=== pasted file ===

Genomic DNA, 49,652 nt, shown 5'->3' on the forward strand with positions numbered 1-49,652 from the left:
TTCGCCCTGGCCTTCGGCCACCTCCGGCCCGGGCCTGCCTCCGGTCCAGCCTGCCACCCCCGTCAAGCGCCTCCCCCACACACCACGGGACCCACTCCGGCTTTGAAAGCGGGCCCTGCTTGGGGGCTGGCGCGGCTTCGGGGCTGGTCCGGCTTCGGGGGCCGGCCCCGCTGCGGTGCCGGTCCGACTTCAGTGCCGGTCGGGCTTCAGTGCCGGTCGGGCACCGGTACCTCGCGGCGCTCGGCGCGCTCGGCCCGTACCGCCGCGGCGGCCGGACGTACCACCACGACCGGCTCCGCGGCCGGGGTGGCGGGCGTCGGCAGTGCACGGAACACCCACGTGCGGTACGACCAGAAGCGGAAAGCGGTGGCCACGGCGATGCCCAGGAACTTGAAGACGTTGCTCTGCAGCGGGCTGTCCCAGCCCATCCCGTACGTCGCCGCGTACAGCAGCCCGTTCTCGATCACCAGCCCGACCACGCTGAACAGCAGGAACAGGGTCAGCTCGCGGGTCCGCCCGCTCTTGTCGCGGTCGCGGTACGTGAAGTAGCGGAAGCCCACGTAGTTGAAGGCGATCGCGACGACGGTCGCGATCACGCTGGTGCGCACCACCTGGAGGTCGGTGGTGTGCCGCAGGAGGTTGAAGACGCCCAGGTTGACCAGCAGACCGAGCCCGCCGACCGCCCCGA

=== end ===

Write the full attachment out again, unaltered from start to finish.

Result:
Genomic DNA, 49,652 nt, shown 5'->3' on the forward strand with positions numbered 1-49,652 from the left:
TTCGCCCTGGCCTTCGGCCACCTCCGGCCCGGGCCTGCCTCCGGTCCAGCCTGCCACCCCCGTCAAGCGCCTCCCCCACACACCACGGGACCCACTCCGGCTTTGAAAGCGGGCCCTGCTTGGGGGCTGGCGCGGCTTCGGGGCTGGTCCGGCTTCGGGGGCCGGCCCCGCTGCGGTGCCGGTCCGACTTCAGTGCCGGTCGGGCTTCAGTGCCGGTCGGGCACCGGTACCTCGCGGCGCTCGGCGCGCTCGGCCCGTACCGCCGCGGCGGCCGGACGTACCACCACGACCGGCTCCGCGGCCGGGGTGGCGGGCGTCGGCAGTGCACGGAACACCCACGTGCGGTACGACCAGAAGCGGAAAGCGGTGGCCACGGCGATGCCCAGGAACTTGAAGACGTTGCTCTGCAGCGGGCTGTCCCAGCCCATCCCGTACGTCGCCGCGTACAGCAGCCCGTTCTCGATCACCAGCCCGACCACGCTGAACAGCAGGAACAGGGTCAGCTCGCGGGTCCGCCCGCTCTTGTCGCGGTCGCGGTACGTGAAGTAGCGGAAGCCCACGTAGTTGAAGGCGATCGCGACGACGGTCGCGATCACGCTGGTGCGCACCACCTGGAGGTCGGTGGTGTGCCGCAGGAGGTTGAAGACGCCCAGGTTGACCAGCAGACCGAGCCCGCCGACCGCCCCGA